South Carolina is on course to tighten its moped laws under a bill headed to Gov. Nikki Haley last week.
The measure approved in a 68-31 late-hour House vote Thursday would require moped drivers and passengers to wear a reflective vest, while those under age 21 must also wear a helmet. For the first time, South Carolina would also require a special moped operator’s license for those who do not otherwise have a driver’s license and will also require registration and a license plate.
The new changes would not take effect until next year, with the license and registration requirements taking effect in July 2017. Supporters say the changes are needed as the number of moped-related deaths has steadily increased on South Carolina roads.
“This is really a safety issue,” State Rep. Joe Daning, R-Goose Creek, said. “We’re trying to protect them and the people that may hit them and cause them an accident.”
A state Department of Public Safety spokesman said 50 fatalities were reported in South Carolina last year, but warned those numbers are not yet final.
South Carolina law has not previously treated mopeds as “motor vehicles,” meaning drivers did not need a license and were not subject to DUI laws. Daning and others argued that created dangerous conditions along roads.
But opponents argued lawmakers were targeting a segment of drivers who are likely low-income or had their license revoked and have no other way to get to their jobs.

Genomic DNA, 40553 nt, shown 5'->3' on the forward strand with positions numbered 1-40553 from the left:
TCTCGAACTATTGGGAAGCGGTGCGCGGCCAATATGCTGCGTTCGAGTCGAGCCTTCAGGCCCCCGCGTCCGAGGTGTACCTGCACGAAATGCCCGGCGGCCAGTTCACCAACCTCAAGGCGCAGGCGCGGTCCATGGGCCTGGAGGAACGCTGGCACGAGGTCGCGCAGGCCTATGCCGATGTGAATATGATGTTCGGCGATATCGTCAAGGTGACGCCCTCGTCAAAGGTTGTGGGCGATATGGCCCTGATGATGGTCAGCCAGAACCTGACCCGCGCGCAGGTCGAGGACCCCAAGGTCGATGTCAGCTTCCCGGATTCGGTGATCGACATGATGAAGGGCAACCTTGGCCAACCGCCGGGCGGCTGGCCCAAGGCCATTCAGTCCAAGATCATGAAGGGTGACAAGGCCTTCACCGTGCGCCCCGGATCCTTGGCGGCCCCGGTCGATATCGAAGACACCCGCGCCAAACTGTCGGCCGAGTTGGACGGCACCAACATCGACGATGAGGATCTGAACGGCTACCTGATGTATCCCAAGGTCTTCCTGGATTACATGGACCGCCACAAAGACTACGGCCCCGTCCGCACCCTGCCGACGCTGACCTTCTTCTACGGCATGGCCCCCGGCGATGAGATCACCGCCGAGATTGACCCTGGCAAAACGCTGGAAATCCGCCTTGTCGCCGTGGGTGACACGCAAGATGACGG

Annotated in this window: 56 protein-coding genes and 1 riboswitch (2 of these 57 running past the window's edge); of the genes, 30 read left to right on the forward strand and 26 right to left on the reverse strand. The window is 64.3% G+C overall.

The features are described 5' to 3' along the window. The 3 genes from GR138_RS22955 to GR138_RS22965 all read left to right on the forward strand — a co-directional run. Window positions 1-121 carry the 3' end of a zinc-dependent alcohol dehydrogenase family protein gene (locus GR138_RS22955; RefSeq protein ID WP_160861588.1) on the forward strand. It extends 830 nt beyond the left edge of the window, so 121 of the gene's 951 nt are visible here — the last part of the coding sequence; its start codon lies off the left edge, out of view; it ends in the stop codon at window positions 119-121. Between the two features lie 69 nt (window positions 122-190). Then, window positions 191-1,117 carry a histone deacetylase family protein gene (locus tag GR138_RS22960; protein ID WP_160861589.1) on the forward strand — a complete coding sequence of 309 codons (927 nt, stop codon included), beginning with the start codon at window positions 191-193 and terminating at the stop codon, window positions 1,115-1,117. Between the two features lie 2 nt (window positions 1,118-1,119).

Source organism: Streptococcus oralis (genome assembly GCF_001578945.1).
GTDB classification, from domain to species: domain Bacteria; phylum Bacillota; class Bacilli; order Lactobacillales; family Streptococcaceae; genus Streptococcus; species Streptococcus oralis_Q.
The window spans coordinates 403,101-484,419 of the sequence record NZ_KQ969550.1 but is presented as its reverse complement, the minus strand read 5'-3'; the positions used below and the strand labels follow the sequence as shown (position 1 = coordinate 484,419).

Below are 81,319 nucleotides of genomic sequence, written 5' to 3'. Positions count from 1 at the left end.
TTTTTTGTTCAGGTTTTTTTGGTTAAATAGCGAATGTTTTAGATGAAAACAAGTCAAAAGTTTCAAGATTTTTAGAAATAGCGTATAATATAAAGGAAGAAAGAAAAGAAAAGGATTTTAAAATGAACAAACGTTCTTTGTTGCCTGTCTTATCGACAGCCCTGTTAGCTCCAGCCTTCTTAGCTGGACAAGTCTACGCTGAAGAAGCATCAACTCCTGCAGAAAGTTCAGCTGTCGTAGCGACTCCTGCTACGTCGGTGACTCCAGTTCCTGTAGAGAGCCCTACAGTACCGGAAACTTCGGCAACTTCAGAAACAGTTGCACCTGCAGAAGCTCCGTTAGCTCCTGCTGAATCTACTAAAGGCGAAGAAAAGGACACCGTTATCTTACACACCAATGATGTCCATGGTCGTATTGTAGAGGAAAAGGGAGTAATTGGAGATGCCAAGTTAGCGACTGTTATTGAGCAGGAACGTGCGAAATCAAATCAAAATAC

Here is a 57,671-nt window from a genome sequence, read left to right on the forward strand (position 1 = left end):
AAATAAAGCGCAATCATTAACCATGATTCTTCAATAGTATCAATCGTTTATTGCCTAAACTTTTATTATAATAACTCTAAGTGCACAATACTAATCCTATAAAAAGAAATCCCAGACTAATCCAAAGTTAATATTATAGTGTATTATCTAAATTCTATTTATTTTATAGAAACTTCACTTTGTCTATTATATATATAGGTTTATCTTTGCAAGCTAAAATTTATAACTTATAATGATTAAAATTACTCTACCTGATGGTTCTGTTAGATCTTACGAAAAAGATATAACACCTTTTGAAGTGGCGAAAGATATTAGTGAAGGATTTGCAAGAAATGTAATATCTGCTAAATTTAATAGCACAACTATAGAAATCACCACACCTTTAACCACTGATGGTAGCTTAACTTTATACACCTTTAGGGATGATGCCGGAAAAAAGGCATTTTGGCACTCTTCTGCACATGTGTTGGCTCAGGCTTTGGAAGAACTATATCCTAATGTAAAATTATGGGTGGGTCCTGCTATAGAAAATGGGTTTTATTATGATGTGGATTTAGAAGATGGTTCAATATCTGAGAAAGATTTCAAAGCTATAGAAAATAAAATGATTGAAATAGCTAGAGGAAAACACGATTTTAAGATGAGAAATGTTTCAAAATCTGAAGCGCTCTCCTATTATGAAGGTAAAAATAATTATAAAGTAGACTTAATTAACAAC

State Rep. Todd Rutherford, D-Columbia, doubted moped drivers would even be aware of the changes until they are pulled over after the law takes effect. “We are changing something in a rather dramatic fashion that I did not think was broken. And we are doing so because there are a number of lawmakers that were simply mad at people who drive mopeds.”
Rutherford said he believes the legislature would be better served by addressing those factors that force people to use mopeds in the first place. He thinks the increase in deaths is because more people buy mopeds as an alternative form of transportation.
Under the legislation, moped operators would still be able to apply for a license even if their driver’s license was revoked. However, they could lose that license accordingly for future violations committed while on the moped. The bill does expand some rights for moped drivers, allowing them onto roads with a 55 MPH speed limit instead of the current 45 MPH.